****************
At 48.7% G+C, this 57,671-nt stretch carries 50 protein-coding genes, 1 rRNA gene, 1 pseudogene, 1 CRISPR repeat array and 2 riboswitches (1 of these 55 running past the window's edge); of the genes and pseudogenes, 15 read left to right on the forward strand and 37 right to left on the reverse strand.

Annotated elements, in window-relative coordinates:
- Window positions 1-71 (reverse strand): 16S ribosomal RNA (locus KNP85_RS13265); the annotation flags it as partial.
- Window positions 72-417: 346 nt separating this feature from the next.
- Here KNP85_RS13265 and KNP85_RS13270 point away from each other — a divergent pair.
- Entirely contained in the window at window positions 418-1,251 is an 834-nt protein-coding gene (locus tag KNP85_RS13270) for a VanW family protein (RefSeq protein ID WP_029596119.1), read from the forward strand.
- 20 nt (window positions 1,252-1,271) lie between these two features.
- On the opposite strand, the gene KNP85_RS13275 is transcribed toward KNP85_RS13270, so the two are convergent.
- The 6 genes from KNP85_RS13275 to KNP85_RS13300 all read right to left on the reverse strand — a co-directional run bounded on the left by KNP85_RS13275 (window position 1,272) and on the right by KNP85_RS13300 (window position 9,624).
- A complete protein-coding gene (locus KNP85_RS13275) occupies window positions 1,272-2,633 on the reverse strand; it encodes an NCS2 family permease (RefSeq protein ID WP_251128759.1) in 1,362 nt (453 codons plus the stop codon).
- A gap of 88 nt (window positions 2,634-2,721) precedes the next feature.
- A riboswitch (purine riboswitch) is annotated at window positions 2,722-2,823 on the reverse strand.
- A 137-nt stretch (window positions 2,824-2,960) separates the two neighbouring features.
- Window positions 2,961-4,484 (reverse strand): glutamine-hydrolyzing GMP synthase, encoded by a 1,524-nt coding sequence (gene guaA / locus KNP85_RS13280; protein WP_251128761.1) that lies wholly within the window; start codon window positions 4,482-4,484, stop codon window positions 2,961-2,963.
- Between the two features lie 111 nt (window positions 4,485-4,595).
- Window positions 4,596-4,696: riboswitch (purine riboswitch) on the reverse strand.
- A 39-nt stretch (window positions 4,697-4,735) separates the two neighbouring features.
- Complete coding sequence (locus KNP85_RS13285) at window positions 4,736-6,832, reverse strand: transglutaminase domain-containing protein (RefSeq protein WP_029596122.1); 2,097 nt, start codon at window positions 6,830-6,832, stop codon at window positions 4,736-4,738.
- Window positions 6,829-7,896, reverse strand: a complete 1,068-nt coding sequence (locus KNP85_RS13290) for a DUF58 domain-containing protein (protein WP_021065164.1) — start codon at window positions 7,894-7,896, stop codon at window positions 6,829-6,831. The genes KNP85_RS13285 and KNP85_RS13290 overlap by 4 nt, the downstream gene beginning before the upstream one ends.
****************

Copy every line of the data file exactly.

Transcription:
At 48.7% G+C, this 57,671-nt stretch carries 50 protein-coding genes, 1 rRNA gene, 1 pseudogene, 1 CRISPR repeat array and 2 riboswitches (1 of these 55 running past the window's edge); of the genes and pseudogenes, 15 read left to right on the forward strand and 37 right to left on the reverse strand.

Annotated elements, in window-relative coordinates:
- Window positions 1-71 (reverse strand): 16S ribosomal RNA (locus KNP85_RS13265); the annotation flags it as partial.
- Window positions 72-417: 346 nt separating this feature from the next.
- Here KNP85_RS13265 and KNP85_RS13270 point away from each other — a divergent pair.
- Entirely contained in the window at window positions 418-1,251 is an 834-nt protein-coding gene (locus tag KNP85_RS13270) for a VanW family protein (RefSeq protein ID WP_029596119.1), read from the forward strand.
- 20 nt (window positions 1,252-1,271) lie between these two features.
- On the opposite strand, the gene KNP85_RS13275 is transcribed toward KNP85_RS13270, so the two are convergent.
- The 6 genes from KNP85_RS13275 to KNP85_RS13300 all read right to left on the reverse strand — a co-directional run bounded on the left by KNP85_RS13275 (window position 1,272) and on the right by KNP85_RS13300 (window position 9,624).
- A complete protein-coding gene (locus KNP85_RS13275) occupies window positions 1,272-2,633 on the reverse strand; it encodes an NCS2 family permease (RefSeq protein ID WP_251128759.1) in 1,362 nt (453 codons plus the stop codon).
- A gap of 88 nt (window positions 2,634-2,721) precedes the next feature.
- A riboswitch (purine riboswitch) is annotated at window positions 2,722-2,823 on the reverse strand.
- A 137-nt stretch (window positions 2,824-2,960) separates the two neighbouring features.
- Window positions 2,961-4,484 (reverse strand): glutamine-hydrolyzing GMP synthase, encoded by a 1,524-nt coding sequence (gene guaA / locus KNP85_RS13280; protein WP_251128761.1) that lies wholly within the window; start codon window positions 4,482-4,484, stop codon window positions 2,961-2,963.
- Between the two features lie 111 nt (window positions 4,485-4,595).
- Window positions 4,596-4,696: riboswitch (purine riboswitch) on the reverse strand.
- A 39-nt stretch (window positions 4,697-4,735) separates the two neighbouring features.
- Complete coding sequence (locus KNP85_RS13285) at window positions 4,736-6,832, reverse strand: transglutaminase domain-containing protein (RefSeq protein WP_029596122.1); 2,097 nt, start codon at window positions 6,830-6,832, stop codon at window positions 4,736-4,738.
- Window positions 6,829-7,896, reverse strand: a complete 1,068-nt coding sequence (locus KNP85_RS13290) for a DUF58 domain-containing protein (protein WP_021065164.1) — start codon at window positions 7,894-7,896, stop codon at window positions 6,829-6,831. The genes KNP85_RS13285 and KNP85_RS13290 overlap by 4 nt, the downstream gene beginning before the upstream one ends.